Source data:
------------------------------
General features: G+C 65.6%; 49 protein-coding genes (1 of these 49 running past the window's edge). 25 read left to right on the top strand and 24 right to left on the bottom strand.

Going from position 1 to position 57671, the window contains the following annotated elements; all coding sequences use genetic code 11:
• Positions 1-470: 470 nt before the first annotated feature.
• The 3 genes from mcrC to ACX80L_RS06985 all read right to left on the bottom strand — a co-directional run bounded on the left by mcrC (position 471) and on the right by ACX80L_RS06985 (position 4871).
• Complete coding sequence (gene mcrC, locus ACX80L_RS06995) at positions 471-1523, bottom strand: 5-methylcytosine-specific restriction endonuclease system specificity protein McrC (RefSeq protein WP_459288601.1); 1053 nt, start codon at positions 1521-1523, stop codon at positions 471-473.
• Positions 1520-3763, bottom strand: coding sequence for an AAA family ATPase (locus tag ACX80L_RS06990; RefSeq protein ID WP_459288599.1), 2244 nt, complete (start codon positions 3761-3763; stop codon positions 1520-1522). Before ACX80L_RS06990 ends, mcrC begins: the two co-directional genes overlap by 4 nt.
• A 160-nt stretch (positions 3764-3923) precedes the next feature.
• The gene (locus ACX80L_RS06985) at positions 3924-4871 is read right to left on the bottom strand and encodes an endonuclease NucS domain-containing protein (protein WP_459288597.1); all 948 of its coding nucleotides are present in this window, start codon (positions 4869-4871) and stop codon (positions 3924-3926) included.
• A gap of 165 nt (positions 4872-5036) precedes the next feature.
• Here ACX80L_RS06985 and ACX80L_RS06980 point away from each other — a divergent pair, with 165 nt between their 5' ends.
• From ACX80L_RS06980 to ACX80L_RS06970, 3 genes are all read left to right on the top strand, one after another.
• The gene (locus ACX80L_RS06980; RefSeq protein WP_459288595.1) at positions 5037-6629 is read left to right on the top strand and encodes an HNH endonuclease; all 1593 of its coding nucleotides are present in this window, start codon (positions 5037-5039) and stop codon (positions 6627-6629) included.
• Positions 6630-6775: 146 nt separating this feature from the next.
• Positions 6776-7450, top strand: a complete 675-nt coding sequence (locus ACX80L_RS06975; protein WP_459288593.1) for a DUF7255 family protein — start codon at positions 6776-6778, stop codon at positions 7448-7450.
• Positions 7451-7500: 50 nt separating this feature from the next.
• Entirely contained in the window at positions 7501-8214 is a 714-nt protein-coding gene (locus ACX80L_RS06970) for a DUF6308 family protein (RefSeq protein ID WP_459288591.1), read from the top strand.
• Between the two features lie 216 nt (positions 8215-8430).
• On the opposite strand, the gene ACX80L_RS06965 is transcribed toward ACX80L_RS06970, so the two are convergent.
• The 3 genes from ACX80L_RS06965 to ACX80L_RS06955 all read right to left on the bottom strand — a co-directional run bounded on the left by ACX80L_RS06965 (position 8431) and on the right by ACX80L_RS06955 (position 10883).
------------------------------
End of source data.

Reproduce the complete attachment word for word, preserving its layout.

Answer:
General features: G+C 65.6%; 49 protein-coding genes (1 of these 49 running past the window's edge). 25 read left to right on the top strand and 24 right to left on the bottom strand.

Going from position 1 to position 57671, the window contains the following annotated elements; all coding sequences use genetic code 11:
• Positions 1-470: 470 nt before the first annotated feature.
• The 3 genes from mcrC to ACX80L_RS06985 all read right to left on the bottom strand — a co-directional run bounded on the left by mcrC (position 471) and on the right by ACX80L_RS06985 (position 4871).
• Complete coding sequence (gene mcrC, locus ACX80L_RS06995) at positions 471-1523, bottom strand: 5-methylcytosine-specific restriction endonuclease system specificity protein McrC (RefSeq protein WP_459288601.1); 1053 nt, start codon at positions 1521-1523, stop codon at positions 471-473.
• Positions 1520-3763, bottom strand: coding sequence for an AAA family ATPase (locus tag ACX80L_RS06990; RefSeq protein ID WP_459288599.1), 2244 nt, complete (start codon positions 3761-3763; stop codon positions 1520-1522). Before ACX80L_RS06990 ends, mcrC begins: the two co-directional genes overlap by 4 nt.
• A 160-nt stretch (positions 3764-3923) precedes the next feature.
• The gene (locus ACX80L_RS06985) at positions 3924-4871 is read right to left on the bottom strand and encodes an endonuclease NucS domain-containing protein (protein WP_459288597.1); all 948 of its coding nucleotides are present in this window, start codon (positions 4869-4871) and stop codon (positions 3924-3926) included.
• A gap of 165 nt (positions 4872-5036) precedes the next feature.
• Here ACX80L_RS06985 and ACX80L_RS06980 point away from each other — a divergent pair, with 165 nt between their 5' ends.
• From ACX80L_RS06980 to ACX80L_RS06970, 3 genes are all read left to right on the top strand, one after another.
• The gene (locus ACX80L_RS06980; RefSeq protein WP_459288595.1) at positions 5037-6629 is read left to right on the top strand and encodes an HNH endonuclease; all 1593 of its coding nucleotides are present in this window, start codon (positions 5037-5039) and stop codon (positions 6627-6629) included.
• Positions 6630-6775: 146 nt separating this feature from the next.
• Positions 6776-7450, top strand: a complete 675-nt coding sequence (locus ACX80L_RS06975; protein WP_459288593.1) for a DUF7255 family protein — start codon at positions 6776-6778, stop codon at positions 7448-7450.
• Positions 7451-7500: 50 nt separating this feature from the next.
• Entirely contained in the window at positions 7501-8214 is a 714-nt protein-coding gene (locus ACX80L_RS06970) for a DUF6308 family protein (RefSeq protein ID WP_459288591.1), read from the top strand.
• Between the two features lie 216 nt (positions 8215-8430).
• On the opposite strand, the gene ACX80L_RS06965 is transcribed toward ACX80L_RS06970, so the two are convergent.
• The 3 genes from ACX80L_RS06965 to ACX80L_RS06955 all read right to left on the bottom strand — a co-directional run bounded on the left by ACX80L_RS06965 (position 8431) and on the right by ACX80L_RS06955 (position 10883).